The jury is still out when it comes to AI’s impact on our future career prospects. Debates have raged aplenty. I’m not sure how I feel at this fledgling stage in the – admittedly impressive – technology’s evolution. Replications of specific art styles, from naïve drawings to detailed oil paintings have been held up as terrifying harbingers of mass redundancy for us mere mortals, with our pens, brushes and devices. Do we burn the bots while we still can, or assimilate them into our toolkit, much like we have with Adobe products and the like?
Of course, I’m not here to try and answer that question, but I do confess to a little disquiet. On one hand, video never killed the radio star. On the other Blockbuster Video is gone.
When someone says Artificial Intelligence, what image comes to mind? Perhaps the vague white robot head in a downpour of code that I’m picturing just now suggests I’m a part of the problem. In the battle to avert the speculated march towards a creative industry apocalypse at the hands of an algorithm, my over-exposure to Google images speaks volumes. Any AI or technology-related image search invariably produces a series of affordable, generic stock images. It’s easy to see how these dystopian scenes are replicated. In November 2022 there have been 9 billion Google searches each day. Meanwhile 10.1% of Google searches are for images. Every time we return to such vastly accessed pools for inspiration and ideas, are we not limping from one borrowed vision to the next, and is this not feeding those fears of mass redundancy?
While collective visions of the rise of the machines should be avoided we should still caution working with AI and retaining our humanity and creativity as it improves. If with every online action we take, AI grows more intuitive, then we are raising an infant. It may not be sentient, but it’s getting closer all the time, and there are troublesome implications for our employment if we don’t lead with our humanity and creativity, because it will grow up to be better than us at a fraction of the cost and time.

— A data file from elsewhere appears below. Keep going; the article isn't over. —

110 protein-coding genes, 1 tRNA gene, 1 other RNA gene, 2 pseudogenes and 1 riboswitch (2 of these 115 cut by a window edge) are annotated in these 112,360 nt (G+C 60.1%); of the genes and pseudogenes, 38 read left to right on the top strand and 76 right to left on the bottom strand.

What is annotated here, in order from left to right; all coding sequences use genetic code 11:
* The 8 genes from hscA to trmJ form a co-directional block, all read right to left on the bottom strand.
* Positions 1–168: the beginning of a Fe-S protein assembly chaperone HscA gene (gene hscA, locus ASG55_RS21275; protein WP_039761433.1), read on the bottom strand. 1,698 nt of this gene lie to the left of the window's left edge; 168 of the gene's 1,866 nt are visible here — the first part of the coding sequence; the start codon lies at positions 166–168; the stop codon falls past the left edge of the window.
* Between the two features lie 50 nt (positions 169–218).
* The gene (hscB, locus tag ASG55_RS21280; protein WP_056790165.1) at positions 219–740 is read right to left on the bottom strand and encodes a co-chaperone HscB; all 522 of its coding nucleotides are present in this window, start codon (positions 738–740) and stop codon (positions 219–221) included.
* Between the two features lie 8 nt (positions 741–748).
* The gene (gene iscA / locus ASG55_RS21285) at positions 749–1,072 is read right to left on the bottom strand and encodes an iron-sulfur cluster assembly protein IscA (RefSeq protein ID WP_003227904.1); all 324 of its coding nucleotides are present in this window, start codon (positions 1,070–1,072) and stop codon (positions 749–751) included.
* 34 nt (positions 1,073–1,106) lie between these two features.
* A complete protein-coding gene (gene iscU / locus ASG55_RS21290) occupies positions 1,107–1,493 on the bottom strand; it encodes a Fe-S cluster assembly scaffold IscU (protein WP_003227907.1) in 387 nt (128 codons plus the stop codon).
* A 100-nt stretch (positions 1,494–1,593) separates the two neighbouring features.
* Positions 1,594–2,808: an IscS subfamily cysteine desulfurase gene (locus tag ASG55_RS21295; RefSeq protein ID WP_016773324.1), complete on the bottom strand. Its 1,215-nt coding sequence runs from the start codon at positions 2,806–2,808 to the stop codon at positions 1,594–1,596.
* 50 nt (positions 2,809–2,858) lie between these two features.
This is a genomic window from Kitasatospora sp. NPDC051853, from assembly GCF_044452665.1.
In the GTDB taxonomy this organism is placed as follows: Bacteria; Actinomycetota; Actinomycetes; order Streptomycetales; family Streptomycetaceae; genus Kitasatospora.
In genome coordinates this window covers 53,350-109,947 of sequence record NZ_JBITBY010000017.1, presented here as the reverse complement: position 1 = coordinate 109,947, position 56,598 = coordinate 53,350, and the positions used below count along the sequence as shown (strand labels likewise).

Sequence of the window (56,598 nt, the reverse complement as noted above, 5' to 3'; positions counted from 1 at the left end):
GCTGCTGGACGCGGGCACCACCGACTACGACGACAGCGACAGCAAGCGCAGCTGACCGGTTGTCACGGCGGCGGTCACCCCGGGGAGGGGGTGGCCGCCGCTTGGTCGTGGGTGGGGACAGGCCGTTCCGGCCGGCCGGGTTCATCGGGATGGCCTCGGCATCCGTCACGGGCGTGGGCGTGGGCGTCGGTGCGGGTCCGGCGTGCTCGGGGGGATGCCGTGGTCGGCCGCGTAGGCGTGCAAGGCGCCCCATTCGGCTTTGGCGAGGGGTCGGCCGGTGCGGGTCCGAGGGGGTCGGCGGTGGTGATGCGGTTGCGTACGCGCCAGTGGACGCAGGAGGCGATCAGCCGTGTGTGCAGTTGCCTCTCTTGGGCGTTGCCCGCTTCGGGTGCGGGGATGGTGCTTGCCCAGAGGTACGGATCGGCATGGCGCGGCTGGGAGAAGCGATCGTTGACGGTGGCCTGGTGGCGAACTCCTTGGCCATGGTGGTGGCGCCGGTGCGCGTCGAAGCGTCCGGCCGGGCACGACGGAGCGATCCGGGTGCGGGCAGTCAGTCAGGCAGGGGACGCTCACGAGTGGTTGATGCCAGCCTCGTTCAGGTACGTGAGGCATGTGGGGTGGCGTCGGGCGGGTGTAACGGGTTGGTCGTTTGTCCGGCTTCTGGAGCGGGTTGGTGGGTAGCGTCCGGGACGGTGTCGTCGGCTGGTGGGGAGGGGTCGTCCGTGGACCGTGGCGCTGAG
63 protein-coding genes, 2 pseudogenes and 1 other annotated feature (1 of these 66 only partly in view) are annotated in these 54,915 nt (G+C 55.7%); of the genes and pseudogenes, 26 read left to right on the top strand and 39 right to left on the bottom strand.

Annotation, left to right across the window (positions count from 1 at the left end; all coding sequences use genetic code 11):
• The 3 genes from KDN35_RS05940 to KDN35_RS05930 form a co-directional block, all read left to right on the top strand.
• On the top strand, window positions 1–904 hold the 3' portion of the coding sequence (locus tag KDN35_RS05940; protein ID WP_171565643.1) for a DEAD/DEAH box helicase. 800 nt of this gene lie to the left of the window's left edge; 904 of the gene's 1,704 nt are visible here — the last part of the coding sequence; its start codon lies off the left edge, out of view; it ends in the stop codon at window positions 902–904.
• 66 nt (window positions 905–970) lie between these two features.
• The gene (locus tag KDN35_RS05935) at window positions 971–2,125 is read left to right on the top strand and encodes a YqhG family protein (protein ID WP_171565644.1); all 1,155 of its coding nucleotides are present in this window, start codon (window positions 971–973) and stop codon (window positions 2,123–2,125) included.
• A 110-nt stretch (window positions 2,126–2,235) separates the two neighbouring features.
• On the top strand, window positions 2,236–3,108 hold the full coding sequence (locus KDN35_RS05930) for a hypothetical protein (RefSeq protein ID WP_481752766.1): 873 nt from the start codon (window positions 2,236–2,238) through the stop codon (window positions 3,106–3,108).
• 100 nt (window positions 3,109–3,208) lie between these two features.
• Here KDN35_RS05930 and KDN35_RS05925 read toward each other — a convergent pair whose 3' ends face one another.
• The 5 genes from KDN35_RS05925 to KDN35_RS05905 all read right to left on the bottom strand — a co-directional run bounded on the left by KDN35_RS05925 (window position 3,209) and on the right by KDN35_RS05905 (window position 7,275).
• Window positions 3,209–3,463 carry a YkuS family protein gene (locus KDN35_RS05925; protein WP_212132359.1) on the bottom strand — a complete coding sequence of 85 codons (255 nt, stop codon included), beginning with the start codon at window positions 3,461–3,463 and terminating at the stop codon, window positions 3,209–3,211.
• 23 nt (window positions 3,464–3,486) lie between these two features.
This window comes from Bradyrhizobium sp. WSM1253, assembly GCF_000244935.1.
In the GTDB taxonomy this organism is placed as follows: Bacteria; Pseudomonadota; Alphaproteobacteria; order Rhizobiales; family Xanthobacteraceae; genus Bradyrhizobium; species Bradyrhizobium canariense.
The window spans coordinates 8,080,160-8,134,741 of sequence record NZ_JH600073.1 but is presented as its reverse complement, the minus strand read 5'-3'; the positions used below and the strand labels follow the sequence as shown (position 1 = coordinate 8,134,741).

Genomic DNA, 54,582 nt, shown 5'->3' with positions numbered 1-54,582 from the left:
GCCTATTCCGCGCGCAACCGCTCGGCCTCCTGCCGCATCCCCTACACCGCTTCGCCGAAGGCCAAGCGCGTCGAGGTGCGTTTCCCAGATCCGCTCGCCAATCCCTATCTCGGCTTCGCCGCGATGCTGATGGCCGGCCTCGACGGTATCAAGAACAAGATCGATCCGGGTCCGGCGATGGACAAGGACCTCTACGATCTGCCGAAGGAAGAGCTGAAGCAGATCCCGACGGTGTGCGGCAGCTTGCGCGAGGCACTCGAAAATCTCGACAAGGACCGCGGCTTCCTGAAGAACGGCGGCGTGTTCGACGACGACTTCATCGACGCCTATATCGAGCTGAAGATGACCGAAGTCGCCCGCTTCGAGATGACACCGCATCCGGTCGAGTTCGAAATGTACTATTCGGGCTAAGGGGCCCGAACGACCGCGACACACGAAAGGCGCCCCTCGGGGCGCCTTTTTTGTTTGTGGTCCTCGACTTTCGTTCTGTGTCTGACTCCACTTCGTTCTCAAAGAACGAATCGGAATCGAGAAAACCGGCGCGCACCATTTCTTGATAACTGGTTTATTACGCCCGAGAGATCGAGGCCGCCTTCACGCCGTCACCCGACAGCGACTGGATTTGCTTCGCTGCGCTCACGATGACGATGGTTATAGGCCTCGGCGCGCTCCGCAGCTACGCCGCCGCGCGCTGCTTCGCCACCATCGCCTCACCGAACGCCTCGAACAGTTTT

Is tech leading us towards creative homogeny?
Friend and Studio DBD founder Dave Sedgwick also teaches graphic design. Recently he told me he saw a student Google “how to have an idea.” Meanwhile during my own occasional guest lecturing sessions, I feel dismayed upon walking into a studio space to find the entire room hunched over laptops and over half of them using Pinterest.
I spoke at length with executive creative director of Jones Knowles Richie, Sean Thomas who really gets to the heart of the matter.
He says, “What I’ve noticed is, a lot of the younger guys who were brought up before there were libraries in the studios, for example; they’d all go to the same three blogs to get their inspiration and ideas.
“Now for an agency who tells prospective clients they believe in making their brand unique and charismatic, that results in a lot of mood-boards that look quite interchangeable. I ask my designers what the quirk is, what makes it unique? Placing the type and making it dynamic isn’t enough.
“One thing that drives me mad is when you see a designer working on, let’s say a magazine cover, and they go onto a website full of cool magazine covers… all you’ll see is work that’s already been done.